Colon cancer under 40

Common Questions and Answers about Colon cancer under 40

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Avatar f tn As you have posted your question on the colon cancer forum, I suppose that you fear that this may be the cause. It is highly unlikely because colon cancer is very rare under the age of ~40. I suggest that you type in rectal bleeding to google and click on to one of the many sites - the Medicinenet site is particularly informative. From the description of your condition it sounds as if the cause might be one of the minor conditions such as anal fissure, haemorrhoids etc etc.
Avatar m tn When colon cancer presents in someone under fifty there is real concern that it is due to an hereditary colon disease in the family such as FAP. If someone develops cancer as young as 34 this needs to be ruled out immediately because the children have a 50% chance of inheriting the mutated APC gene. A Gastroenterologist will ask someone if they have had family members diagnosed or die from colon cancer in their 30's or 40's, as this will make them suspect FAP.
Avatar m tn I agree with Morecambie. Although colon cancer is rare in people under 40. It's not unheard of. Your bleeding could be something as minor as a hemorhoid or an anal fissure. I would definatly follow up with your doctor just to be on the safe side. Don't let them dismiss your symptoms just because you are young. Make sure they know without a shadow of doubt it's a hemorrhoid or fissure. If they can't, you may need further testing.
Avatar f tn Colon cancer can be extremely hereditary! My mother-in-law has 4th stage colon cancer and it was recommended to my husband and his sister to have a colonoscopy at 40 years old. He did and they found 1 small (3mm) sized tumor that was found to be pre-cancerous. His sister's result was clear. So, that's 50% chance right there. I agree with quinroxanne, be very vigilant! Good luck.
Avatar m tn 60 yrs, or two second degree relatives with colon cancer, screening as for average risk population (see 5 methods above) but beginning at age 40. 2. For people with two or more first degree relatives with colon cancer (any age) or one first degree relative age < 60 with colon cancer, then begin colonoscopy every 5 years starting at age 40, or 10 years younger than the earliest diagnosis in the family, whichever comes first.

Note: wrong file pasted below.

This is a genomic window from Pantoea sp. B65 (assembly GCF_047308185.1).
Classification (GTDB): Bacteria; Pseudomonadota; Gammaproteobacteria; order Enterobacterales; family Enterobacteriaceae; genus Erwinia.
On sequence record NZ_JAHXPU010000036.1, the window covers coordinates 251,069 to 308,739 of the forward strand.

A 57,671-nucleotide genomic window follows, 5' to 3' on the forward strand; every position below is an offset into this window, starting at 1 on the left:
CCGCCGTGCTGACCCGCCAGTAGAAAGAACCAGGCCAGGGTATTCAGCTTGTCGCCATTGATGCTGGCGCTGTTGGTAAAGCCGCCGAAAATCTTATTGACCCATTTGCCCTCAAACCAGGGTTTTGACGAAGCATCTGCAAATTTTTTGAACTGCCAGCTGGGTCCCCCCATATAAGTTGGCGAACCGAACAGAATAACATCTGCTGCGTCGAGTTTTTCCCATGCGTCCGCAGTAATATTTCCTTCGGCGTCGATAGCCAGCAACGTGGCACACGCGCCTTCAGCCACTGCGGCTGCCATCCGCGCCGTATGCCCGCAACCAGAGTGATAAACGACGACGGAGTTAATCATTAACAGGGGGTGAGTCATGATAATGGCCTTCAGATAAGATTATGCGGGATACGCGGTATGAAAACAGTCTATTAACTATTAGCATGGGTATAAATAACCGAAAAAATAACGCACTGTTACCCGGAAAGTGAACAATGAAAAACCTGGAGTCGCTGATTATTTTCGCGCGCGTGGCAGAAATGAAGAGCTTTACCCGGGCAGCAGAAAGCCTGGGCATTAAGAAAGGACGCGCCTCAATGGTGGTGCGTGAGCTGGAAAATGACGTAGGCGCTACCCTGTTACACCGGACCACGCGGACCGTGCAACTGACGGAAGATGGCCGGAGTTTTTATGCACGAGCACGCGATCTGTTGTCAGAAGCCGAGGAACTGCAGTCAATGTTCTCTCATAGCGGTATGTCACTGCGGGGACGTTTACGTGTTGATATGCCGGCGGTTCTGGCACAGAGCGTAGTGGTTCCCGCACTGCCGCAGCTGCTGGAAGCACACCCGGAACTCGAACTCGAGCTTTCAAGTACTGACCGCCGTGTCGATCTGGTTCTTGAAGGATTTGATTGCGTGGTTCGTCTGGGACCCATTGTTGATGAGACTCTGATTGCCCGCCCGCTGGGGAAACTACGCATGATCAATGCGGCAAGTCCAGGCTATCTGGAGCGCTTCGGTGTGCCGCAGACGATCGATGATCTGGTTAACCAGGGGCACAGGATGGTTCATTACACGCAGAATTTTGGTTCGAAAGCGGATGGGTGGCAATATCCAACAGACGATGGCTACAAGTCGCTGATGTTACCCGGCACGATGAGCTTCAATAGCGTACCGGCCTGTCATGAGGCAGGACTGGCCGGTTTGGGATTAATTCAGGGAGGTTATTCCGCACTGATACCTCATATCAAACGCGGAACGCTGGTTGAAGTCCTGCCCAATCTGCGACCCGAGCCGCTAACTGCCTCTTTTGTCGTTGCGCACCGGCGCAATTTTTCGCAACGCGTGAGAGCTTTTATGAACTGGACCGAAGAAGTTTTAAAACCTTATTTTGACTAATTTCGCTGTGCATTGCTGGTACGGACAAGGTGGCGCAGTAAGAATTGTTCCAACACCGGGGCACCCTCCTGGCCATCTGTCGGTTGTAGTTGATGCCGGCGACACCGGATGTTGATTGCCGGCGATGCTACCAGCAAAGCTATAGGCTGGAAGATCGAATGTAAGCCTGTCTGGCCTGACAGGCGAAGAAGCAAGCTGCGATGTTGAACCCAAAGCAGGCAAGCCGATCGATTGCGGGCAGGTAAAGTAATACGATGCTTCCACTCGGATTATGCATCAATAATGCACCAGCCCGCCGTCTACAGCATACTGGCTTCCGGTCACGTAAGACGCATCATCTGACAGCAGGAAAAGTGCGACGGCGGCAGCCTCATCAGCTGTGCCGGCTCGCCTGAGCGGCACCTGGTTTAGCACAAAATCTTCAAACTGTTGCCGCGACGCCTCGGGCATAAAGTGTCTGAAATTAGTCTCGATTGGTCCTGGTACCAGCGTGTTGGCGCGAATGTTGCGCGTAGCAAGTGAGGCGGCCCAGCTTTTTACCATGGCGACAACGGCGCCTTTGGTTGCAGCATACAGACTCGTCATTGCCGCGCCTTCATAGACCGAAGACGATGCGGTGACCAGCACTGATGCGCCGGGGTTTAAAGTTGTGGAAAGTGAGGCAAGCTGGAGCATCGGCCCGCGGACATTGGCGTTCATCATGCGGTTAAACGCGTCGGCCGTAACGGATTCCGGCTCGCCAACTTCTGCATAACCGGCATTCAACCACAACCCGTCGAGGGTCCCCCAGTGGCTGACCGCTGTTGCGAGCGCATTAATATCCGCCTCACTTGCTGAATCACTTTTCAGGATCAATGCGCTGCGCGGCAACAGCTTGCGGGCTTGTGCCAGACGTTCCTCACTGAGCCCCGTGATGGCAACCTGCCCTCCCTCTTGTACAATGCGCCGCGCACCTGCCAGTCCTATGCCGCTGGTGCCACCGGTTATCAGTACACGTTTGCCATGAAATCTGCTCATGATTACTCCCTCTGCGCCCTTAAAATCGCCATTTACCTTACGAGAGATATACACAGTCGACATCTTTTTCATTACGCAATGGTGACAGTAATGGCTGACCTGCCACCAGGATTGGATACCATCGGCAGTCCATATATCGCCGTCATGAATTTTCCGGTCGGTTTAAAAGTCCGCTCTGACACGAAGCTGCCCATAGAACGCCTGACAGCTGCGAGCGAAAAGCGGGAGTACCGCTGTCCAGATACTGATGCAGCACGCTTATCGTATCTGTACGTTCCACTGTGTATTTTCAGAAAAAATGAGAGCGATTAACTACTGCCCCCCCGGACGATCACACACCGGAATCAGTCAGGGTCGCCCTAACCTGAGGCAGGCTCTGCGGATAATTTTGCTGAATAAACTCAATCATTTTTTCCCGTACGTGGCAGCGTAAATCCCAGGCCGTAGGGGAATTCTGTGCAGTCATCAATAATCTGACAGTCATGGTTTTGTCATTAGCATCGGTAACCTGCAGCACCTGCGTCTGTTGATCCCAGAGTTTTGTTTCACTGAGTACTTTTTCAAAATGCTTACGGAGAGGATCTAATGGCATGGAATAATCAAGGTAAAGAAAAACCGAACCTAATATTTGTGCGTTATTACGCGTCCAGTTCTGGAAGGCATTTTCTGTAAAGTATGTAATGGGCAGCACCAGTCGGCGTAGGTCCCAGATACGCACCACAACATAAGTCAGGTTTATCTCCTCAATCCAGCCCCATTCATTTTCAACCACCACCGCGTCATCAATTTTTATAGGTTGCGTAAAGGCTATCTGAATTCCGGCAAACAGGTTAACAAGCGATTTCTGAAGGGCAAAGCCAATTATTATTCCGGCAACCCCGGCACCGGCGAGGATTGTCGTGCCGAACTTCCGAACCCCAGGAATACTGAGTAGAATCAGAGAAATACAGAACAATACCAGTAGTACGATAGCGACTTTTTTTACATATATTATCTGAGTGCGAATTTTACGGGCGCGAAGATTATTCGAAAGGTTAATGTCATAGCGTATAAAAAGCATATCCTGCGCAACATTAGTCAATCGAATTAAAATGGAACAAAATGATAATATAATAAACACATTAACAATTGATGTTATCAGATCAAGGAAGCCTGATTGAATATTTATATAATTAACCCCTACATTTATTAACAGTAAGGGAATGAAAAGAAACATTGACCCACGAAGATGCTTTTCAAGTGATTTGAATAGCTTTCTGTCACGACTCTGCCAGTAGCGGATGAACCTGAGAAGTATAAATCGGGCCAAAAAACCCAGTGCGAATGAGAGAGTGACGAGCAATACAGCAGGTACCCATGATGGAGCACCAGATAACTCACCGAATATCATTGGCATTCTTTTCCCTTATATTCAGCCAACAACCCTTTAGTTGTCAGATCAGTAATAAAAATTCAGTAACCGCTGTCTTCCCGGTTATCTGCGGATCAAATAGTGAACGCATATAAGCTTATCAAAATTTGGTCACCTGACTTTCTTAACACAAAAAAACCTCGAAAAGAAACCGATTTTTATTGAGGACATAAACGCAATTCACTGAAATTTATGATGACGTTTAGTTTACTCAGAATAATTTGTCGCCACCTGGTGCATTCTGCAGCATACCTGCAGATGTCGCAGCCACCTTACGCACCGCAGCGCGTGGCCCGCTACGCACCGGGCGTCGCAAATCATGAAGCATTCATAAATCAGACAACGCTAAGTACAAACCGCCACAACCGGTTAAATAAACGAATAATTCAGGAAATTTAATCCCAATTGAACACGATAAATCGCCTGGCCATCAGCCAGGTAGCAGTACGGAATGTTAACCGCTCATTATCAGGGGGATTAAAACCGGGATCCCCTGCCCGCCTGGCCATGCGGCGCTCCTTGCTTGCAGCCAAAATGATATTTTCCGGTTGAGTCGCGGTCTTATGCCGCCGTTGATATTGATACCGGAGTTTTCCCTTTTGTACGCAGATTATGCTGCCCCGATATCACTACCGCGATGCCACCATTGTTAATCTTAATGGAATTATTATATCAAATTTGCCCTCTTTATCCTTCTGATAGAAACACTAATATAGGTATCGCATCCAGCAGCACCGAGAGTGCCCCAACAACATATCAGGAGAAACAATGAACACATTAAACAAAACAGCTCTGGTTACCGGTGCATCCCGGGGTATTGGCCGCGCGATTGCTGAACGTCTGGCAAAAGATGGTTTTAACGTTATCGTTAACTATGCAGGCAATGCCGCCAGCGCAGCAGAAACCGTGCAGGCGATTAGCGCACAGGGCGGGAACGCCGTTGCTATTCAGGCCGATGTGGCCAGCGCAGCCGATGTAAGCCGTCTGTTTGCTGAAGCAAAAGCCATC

Avatar m tn I think it would be wise for her to make an appointment with a GI specialist. While colon cancer is very rare in people under 40, it's not uncommon. Those symptoms can be a sign of things other than colon cancer such as IBS, Crohns, or ulcerative colitis. The bump on the abdomen definatly should be checked out. Keep us posted on how she's doing!
Avatar m tn I had surgery in Feb. 2011 for colon tumer and after biopsy 2nd.stage cancer was detected. Then I had gone trough chemotherapy os six cycle of Folfox 4. After completion of chemotherapy during check up a polyp (2mm) was found in colon. After six months PET scan has been done and no metastat was found. My age is 61 year. I go for walking daily morning for 40 minutes and also busy in my job. My weight is constant. I have no major problem.
Avatar m tn I heard it was uncommon but the surgeon said sometimes they may be missed the first time around. Do I have higher risks of developing colon cancer? I was told as long as I got checkups and had them removed I would be fine and have the polyps controlled.
492898 tn?1222243598 these can be done 10 years ahead of the earliest documented colon cancer in the family (like if his dad was diagnosed with colon cancer at 40 years, he should undergo surveillance at 30 years), or at age 40, whichever is earlier. Regards.
Avatar f tn Colon cancer runs in my family, what can I do to try and reduce my risk of getting it?
Avatar f tn fecal matter passes from small intestine through ascending colon, then across (transverse) colon, then descending colon; if a tumor formed in the ascending colon where fecal matter is mostly liquid it would take longer to identify the problem versus a larger blockage that would impact bowel movements (in the descending colon). I would guess that inflammation of the bowel is more likely. (UC/Crohns) Best of luck!